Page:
The Association for Death Education and Counseling (ADEC) features Dr. Solomon Benatar discussing how living and dying has changed in a globalized world. At the Joint Centre for Bioethics, Dr. Benatar is revered as a leader in the industry. He also teaches at the University of Cape Town and the University of Toronto. What are the highlights of living and dying today? The conditions of humans are incredibly diverse. There have been great advances in technology and economical growths—but still, more than 50 percent of people live in horrific conditions without clean water or adequate food.
Death can be a mediator for some, as there is pain relief and solid care for many. For others, death comes prematurely from lack of care or treatable conditions. Without access to end of life care and pain relief, they have nothing to treat pain and suffering. Life expectancy, ranging from 40-80 years around the world, is indicative of just how diverse our care and health are on a global scale.
A Global Problem
Why all these disparities? It’s a result of the economical growth around the globe. There are unrealistic senses of entitlement in developed countries, which is evident in medical advances. You may find that people expect near-miracles in some situations. In some ways, suffering has been intensified with lonely and expensive deaths. Health costs have become too expensive, unsustainable, and simply unrealistic. If you have so much, and expect more, knowing how the global economy has shifted in your favor is key.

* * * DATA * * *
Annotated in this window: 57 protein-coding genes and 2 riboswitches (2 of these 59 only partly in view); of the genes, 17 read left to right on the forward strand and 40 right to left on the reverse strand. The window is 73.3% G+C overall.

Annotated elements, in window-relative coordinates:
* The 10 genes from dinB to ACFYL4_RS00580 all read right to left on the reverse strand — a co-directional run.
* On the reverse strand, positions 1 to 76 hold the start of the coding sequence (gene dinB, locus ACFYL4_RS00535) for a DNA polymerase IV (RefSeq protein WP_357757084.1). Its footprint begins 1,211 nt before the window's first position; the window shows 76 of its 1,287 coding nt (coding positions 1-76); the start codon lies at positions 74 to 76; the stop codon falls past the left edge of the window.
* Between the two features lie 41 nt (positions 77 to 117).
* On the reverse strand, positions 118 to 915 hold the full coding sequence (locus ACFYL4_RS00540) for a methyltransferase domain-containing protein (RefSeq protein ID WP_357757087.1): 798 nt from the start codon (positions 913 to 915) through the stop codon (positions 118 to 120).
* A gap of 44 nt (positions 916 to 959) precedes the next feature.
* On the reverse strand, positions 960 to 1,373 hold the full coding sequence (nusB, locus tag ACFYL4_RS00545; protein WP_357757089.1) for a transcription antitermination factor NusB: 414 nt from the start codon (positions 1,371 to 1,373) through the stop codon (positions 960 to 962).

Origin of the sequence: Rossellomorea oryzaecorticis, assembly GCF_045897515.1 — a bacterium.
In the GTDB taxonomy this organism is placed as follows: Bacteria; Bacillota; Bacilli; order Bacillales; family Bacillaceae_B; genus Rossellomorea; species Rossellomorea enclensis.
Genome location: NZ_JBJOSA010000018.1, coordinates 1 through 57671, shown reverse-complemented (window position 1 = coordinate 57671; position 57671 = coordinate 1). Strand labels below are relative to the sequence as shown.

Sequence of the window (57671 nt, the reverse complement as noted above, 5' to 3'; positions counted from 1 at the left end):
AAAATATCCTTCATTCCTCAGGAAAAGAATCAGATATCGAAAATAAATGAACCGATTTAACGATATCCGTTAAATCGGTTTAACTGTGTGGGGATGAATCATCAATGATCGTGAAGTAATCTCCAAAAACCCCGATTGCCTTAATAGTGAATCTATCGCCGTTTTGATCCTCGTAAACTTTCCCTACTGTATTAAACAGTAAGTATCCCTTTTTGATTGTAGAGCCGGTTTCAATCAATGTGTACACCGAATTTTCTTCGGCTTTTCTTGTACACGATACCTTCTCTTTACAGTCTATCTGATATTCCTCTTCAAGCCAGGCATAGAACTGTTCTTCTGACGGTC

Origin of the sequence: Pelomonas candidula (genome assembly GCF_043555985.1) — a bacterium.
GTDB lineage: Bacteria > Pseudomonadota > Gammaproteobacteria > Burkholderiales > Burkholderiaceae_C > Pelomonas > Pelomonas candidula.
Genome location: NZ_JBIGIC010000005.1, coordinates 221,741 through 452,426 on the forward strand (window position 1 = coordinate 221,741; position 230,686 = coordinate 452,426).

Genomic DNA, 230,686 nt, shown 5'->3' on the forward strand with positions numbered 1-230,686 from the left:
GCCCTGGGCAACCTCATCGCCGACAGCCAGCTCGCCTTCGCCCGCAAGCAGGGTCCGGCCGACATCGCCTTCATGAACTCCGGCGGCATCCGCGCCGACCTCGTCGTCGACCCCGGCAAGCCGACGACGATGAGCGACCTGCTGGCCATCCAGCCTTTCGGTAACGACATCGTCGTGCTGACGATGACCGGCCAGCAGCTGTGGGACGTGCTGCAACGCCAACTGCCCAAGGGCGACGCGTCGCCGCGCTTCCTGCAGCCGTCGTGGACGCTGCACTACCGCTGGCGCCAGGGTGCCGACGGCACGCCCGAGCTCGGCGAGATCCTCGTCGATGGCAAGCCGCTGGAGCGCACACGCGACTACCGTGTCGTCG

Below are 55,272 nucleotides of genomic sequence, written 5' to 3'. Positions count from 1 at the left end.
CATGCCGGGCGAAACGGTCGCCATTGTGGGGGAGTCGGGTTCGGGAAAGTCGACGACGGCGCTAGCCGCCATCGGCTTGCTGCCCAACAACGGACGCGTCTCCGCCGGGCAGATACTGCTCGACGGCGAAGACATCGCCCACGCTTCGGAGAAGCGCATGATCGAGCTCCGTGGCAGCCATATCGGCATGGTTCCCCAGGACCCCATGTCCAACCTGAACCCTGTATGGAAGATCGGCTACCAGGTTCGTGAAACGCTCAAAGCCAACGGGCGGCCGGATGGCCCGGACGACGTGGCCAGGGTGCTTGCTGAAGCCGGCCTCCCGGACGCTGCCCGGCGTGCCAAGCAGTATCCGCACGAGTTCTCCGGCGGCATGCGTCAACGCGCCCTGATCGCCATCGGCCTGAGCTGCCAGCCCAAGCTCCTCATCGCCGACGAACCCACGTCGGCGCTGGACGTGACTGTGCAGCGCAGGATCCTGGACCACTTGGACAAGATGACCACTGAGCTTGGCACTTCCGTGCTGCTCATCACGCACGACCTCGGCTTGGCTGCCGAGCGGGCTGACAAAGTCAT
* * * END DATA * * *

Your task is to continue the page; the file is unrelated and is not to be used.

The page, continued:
How is this impacting others? By living beyond our means, all while fearing death, it undermines life as a whole on the planet. Improved health in the 21st century won’t be achieved by business as usual. We need a new paradigm.